Football fans, the Media, and the Asch Paradigm


Ever heard of Solomon Asch?  He was a big football fan, and he studied people who hated “bounty” systems and believed what ESPN told them.  Ok, ok, not really.  But he would have studied them, believe that.

Asch was a scientist from Poland who did some pretty amazing studies on group conformity in the 1950s.  They were ridiculously simple, but they were eye-opening, especially to a bunch of zombie football fans who weren’t even born yet.  Calm down, I’m getting to it, just follow me for a minute.
He created these little drawings of lines.  One had a single line.   The next had three lines, one of which was exactly the same length as the line in the first picture.  And he asked a bunch of people to compare the two and decide which line was the same length. 
But here’s where it gets tricky.  He embedded the experimentees in groups of 6 or 8 or so people, but he didn’t tell the single study participant that the rest of the subjects were informed plants.  Asch had instructed them to unanimously choose the wrong line 12 out of 18 times.  They didn’t start until the third “test”, and the person under study was one of the last to answer.

35 subjects were asked to identify the correct line without peer pressure, and only one of them ever chose a wrong answer.  This established the clarity of the test – the correct answers are apparent.  When 123 subjects were put into the groups described above, 75 percent (that’s right, 3 out of 4) gave an incorrect answer to a question after hearing peers choose the wrong answer.  Three quarters of subjects, after hearing the incorrect answer uttered by biased observers, agreed with them in a test that over 95% of uninfluenced subjects aced.
It was an amazing result, and one Asch did not expect.  It is usually referred to as the Asch Paradigm.
I’d like to set the “evidence” laid out by the NFL against Payton & Co. in front of 127 people and ask them all “Does he deserve a year off without pay for what he has done?”  My theory?  95% would say that such a penalty is far too extreme for the crime.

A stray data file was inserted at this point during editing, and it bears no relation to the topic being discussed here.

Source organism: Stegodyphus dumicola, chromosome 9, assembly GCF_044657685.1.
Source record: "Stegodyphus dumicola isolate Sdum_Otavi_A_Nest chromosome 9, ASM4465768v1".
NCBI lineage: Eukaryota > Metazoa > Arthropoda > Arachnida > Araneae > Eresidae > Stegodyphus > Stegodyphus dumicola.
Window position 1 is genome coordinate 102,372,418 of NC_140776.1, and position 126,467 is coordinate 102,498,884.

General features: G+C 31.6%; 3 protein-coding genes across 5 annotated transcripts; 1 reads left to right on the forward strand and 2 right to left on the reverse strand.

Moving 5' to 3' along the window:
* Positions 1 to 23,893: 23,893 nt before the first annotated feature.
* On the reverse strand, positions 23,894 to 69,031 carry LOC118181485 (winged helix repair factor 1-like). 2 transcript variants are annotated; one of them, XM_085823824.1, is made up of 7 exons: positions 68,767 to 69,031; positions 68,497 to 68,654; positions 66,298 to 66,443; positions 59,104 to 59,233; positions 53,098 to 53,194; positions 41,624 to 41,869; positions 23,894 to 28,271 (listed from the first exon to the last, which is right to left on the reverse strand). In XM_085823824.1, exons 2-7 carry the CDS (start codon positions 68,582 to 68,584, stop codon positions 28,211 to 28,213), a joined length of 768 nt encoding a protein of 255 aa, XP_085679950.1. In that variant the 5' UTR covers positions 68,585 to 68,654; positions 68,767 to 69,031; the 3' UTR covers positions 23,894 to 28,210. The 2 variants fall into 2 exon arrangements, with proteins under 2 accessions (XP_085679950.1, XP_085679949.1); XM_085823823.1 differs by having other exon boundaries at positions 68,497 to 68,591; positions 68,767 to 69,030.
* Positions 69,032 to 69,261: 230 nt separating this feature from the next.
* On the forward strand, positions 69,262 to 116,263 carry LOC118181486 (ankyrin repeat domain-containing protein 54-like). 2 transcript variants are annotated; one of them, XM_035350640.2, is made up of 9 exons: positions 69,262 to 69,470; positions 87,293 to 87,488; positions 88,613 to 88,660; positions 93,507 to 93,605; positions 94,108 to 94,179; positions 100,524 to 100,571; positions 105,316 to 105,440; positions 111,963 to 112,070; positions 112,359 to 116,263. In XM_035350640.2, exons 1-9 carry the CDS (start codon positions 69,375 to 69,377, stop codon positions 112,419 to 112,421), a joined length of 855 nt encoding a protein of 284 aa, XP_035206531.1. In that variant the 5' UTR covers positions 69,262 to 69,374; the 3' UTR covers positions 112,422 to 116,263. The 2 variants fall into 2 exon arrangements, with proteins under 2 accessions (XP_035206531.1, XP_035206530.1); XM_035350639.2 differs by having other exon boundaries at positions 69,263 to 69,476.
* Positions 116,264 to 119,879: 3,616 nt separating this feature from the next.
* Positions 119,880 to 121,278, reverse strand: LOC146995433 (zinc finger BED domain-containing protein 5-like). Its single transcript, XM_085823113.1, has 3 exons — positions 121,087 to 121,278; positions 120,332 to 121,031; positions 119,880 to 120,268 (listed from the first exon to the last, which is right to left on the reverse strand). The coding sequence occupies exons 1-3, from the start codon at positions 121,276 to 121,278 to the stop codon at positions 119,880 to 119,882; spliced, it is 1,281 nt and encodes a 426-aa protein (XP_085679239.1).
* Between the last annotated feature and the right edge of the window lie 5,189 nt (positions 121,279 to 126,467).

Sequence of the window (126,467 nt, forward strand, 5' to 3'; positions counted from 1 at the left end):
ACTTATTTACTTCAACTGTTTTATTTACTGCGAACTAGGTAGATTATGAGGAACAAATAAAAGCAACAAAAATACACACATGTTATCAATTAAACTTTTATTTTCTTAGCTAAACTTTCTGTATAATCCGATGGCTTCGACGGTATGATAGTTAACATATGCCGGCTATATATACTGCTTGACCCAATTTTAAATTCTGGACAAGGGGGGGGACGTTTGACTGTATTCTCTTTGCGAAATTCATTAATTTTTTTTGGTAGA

But I can’t do that, can I?  Every football fan in America has already listened to dozens of other observers give outlandish answers to that question, let alone 5 or 7.  They already know line B is the same length as the example card.  It may look like the correct answer is C.  But if every media analyst, league official, and reporter out there has already identified B as correct, clearly their observations are wrong.  “I guess he deserves it.  No.  He’s obviously guilty.  I know he deserves it.”  Asch would be proud.
Introduce Solomon Asch into the conversation next time you hear some dimwit football fan cry about how Payton deserves a lethal injection for encouraging his defense to hit his team’s poor widdle quarterback harder.  You’ll blow his pitiful little indoctrinated mind.  And I thought Anthropology 101 was a waste of time!
Now, I know what you’re saying, Fan of Some Other Team.  “Doesn’t this apply to Saints fans who think Payton should be Free?”  It certainly could.  But here’s the problem: like the Asch experiments, the answer is quite obvious if you discount the opinions of the tainted subjects.  If you stand back for one second and get ESPN out of your head, you’ll see it.  A coach is being punished in an unprecedented way for something that he did not even order.  Did he lie to Goodell?  Probably so.  Does that deserve a year off without pay?  Come on, man.  Only one kind of offense deserves that kind of punishment: one the offender actually did or ordered done.  And not even the NFL’s official statement claims that he did any such thing.
But you think he should be thrown to the wolves, do you?  Do you really believe that?  Really?  Or are you just choosing line B because everyone else chose line B?
Every Saints fan I’ve talked to agrees that the punishment is too extreme.  I’m with them.  We can’t all be wrong, can we?

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